The first and last time that Victor drove the car bubbled up into his memory. As he was getting ready to leave for his bachelor party, his father tossed the Porsche keys to him.
“Thought you might want to enjoy your last night of freedom,” his father said.
“Thanks,” Victor said—staring at the keys in disbelief.
“Don't look so surprised. I haven't gone soft in the head, yet. You still have 24 hours to change your mind. Enjoy the ride.”
“I have no choice, Father,” Victor said.
“We always have choices, son. Sometimes they're just hard to see.”
A blue reflective sign flashed by as Victor hit high gear. In the headlights, he caught a glimpse of a girl wearing a varsity jacket with leather sleeves holding her thumb out. He hit the brakes impulsively as he passed her and screeched to a stop. He watched her walk toward the car bathed in the red glow of the taillights.
“Where you heading?” she asked when she reached the car.
“Just back to town. How about you?”
“I'm going to the rest area down the road a ways.”
“Hop in,” he said.
She took him literally and slid into the convertible without opening the door and wiggled to get comfortable in the bucket seat.
When the rest area sign appeared, she pointed toward the exit.
“Pull in here,” she said.
Victor started toward a parking space next to a rusted pickup with a camper top but the girl said, “No... park all the way down the end.”
“Well, here we are,” he said bringing the car to a stop.
“Here we are,” she said.
“Were you meeting someone out here?” he asked.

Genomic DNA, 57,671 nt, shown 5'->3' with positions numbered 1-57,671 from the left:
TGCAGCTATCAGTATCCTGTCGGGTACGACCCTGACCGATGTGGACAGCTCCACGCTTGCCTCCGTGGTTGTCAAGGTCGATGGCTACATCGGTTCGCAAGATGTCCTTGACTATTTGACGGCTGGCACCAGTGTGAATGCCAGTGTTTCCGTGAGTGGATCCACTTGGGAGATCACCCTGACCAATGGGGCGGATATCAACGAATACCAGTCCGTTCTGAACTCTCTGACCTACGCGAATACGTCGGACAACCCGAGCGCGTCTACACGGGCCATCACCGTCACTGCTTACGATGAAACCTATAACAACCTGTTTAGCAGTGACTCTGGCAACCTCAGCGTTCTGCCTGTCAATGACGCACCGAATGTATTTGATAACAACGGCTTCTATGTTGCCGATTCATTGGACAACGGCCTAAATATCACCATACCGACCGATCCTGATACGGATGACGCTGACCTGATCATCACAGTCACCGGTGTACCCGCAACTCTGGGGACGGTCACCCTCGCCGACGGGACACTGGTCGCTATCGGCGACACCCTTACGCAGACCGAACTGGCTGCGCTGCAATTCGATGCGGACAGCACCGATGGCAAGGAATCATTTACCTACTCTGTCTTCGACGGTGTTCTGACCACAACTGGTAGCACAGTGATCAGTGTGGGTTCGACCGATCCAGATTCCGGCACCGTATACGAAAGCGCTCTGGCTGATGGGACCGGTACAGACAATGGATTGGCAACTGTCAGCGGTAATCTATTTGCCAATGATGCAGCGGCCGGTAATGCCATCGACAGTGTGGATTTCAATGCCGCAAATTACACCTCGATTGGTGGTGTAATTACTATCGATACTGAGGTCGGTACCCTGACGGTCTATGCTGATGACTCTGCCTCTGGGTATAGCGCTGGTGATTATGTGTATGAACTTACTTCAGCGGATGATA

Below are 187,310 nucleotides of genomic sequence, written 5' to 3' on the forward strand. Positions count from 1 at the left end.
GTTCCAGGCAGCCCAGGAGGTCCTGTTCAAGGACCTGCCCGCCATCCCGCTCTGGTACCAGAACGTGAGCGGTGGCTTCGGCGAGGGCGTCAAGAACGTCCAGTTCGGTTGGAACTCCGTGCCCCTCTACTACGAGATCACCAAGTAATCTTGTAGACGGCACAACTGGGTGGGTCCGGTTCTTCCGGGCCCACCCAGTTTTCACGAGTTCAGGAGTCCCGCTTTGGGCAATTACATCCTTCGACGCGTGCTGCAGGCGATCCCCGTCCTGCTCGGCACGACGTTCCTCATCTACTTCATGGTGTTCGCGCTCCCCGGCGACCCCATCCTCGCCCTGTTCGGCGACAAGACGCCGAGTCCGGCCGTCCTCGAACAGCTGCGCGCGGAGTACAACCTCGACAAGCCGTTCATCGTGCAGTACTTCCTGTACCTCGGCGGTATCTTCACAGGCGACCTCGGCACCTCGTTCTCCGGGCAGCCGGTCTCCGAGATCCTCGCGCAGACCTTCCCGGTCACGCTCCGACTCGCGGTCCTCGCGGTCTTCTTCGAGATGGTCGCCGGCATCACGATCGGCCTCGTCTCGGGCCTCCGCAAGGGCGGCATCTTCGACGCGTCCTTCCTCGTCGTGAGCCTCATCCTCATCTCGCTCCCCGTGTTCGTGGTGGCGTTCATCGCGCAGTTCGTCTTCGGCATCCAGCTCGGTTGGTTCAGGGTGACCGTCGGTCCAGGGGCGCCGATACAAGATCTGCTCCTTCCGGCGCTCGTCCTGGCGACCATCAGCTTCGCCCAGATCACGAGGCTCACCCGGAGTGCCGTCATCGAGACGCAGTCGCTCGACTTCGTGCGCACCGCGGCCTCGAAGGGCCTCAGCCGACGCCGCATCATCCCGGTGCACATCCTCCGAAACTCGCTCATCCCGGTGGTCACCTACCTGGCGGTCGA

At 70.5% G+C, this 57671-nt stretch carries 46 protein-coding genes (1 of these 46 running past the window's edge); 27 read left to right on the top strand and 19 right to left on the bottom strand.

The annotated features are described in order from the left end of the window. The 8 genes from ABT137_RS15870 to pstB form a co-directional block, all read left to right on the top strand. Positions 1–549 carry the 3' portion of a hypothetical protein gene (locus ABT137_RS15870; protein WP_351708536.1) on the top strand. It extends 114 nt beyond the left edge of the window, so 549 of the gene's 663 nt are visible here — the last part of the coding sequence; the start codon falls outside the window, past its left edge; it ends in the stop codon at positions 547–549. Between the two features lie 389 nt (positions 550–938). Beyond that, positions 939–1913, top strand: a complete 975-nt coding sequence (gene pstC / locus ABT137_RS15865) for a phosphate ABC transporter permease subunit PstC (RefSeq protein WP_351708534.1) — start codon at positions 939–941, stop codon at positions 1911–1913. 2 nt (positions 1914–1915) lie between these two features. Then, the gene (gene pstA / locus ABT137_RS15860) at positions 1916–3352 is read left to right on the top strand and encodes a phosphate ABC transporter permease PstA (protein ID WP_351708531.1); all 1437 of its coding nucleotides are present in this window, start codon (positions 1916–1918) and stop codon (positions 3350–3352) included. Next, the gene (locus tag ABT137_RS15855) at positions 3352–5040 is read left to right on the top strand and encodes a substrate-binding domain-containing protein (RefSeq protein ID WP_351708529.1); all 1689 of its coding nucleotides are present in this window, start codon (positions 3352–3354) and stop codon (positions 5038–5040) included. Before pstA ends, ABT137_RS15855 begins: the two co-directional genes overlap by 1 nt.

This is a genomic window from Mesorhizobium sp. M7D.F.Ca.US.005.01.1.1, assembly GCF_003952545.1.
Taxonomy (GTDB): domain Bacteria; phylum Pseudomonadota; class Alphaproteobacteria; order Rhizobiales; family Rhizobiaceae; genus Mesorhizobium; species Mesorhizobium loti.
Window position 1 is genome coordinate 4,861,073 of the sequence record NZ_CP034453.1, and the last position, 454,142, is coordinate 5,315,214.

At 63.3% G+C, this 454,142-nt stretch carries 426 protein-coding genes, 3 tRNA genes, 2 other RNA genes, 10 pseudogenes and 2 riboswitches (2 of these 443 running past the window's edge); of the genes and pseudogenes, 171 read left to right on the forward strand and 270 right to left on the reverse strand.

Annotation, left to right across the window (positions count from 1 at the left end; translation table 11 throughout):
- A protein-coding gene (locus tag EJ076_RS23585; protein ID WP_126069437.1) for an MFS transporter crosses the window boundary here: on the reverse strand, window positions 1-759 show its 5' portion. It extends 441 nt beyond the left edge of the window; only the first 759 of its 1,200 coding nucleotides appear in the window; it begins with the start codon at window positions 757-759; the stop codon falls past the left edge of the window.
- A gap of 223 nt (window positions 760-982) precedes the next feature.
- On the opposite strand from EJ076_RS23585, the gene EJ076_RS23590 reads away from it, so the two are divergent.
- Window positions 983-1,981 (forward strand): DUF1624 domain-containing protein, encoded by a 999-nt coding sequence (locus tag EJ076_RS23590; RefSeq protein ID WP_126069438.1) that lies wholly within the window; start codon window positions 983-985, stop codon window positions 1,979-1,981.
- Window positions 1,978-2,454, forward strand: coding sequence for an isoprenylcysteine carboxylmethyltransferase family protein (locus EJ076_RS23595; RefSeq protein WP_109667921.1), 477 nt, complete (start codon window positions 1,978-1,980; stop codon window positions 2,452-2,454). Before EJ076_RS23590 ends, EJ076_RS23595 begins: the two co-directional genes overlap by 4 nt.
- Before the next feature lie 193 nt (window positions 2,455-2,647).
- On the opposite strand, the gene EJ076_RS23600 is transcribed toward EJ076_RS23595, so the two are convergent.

“I met you didn't I?”
“I'm getting married tomorrow,” he said—nervously. It was the only response he could think of.
She fell back into her seat, laughed and clapped her hands together. “So, that's what I caught in my web. A bridegroom.”
“I don't get it,” he said.
“No, bridegroom you wouldn't get it. Driving a car like this, with your looks. You probably have cheerleaders waiting in line to lift their little skirts for you.”
“Yeah, I wish.”
The girl stared into his eyes. “My point here is that you've never had to pay for it.
A smile crept onto Victor's face. “Now I get it you're a ...”
“Don't say it,” she said pointing at him. “I'm a purveyor of pleasure—a trucker's dream date. Hell, I'm Mary fuckin' Magdalene.”
She switched on the radio and turned the knob until a blues song oozed from the speaker. “Umm, the blues,” she closed her eyes and swayed to the backbeat. “I do my best work to the blues.”
Victor glanced at his watch, “It's getting late I really have to...”
“First, I'm going to give you a wedding present, bridegroom, that you will never forget.”
Before he could protest, there was an undulating mass of red hair in his lap.